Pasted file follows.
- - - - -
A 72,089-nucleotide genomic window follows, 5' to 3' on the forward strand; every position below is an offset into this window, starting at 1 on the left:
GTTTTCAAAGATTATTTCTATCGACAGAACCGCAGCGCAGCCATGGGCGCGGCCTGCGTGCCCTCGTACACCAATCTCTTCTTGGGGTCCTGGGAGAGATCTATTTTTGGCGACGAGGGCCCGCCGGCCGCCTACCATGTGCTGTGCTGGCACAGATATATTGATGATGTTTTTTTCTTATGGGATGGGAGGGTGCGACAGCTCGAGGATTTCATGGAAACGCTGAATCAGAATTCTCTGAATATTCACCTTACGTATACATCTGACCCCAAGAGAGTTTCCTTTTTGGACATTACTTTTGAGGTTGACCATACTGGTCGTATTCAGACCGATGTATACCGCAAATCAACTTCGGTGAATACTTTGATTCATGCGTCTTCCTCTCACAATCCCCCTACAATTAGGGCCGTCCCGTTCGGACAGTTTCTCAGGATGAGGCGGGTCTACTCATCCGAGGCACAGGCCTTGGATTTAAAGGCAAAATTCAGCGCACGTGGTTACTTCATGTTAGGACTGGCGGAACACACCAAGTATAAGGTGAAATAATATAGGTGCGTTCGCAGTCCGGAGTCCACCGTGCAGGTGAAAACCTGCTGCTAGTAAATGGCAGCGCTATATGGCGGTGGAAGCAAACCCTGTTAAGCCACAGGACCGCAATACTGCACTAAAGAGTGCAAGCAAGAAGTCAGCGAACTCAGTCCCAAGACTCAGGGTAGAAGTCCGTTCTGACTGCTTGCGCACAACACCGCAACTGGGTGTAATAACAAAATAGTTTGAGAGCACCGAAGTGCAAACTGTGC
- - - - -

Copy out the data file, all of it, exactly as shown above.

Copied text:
A 72,089-nucleotide genomic window follows, 5' to 3' on the forward strand; every position below is an offset into this window, starting at 1 on the left:
GTTTTCAAAGATTATTTCTATCGACAGAACCGCAGCGCAGCCATGGGCGCGGCCTGCGTGCCCTCGTACACCAATCTCTTCTTGGGGTCCTGGGAGAGATCTATTTTTGGCGACGAGGGCCCGCCGGCCGCCTACCATGTGCTGTGCTGGCACAGATATATTGATGATGTTTTTTTCTTATGGGATGGGAGGGTGCGACAGCTCGAGGATTTCATGGAAACGCTGAATCAGAATTCTCTGAATATTCACCTTACGTATACATCTGACCCCAAGAGAGTTTCCTTTTTGGACATTACTTTTGAGGTTGACCATACTGGTCGTATTCAGACCGATGTATACCGCAAATCAACTTCGGTGAATACTTTGATTCATGCGTCTTCCTCTCACAATCCCCCTACAATTAGGGCCGTCCCGTTCGGACAGTTTCTCAGGATGAGGCGGGTCTACTCATCCGAGGCACAGGCCTTGGATTTAAAGGCAAAATTCAGCGCACGTGGTTACTTCATGTTAGGACTGGCGGAACACACCAAGTATAAGGTGAAATAATATAGGTGCGTTCGCAGTCCGGAGTCCACCGTGCAGGTGAAAACCTGCTGCTAGTAAATGGCAGCGCTATATGGCGGTGGAAGCAAACCCTGTTAAGCCACAGGACCGCAATACTGCACTAAAGAGTGCAAGCAAGAAGTCAGCGAACTCAGTCCCAAGACTCAGGGTAGAAGTCCGTTCTGACTGCTTGCGCACAACACCGCAACTGGGTGTAATAACAAAATAGTTTGAGAGCACCGAAGTGCAAACTGTGC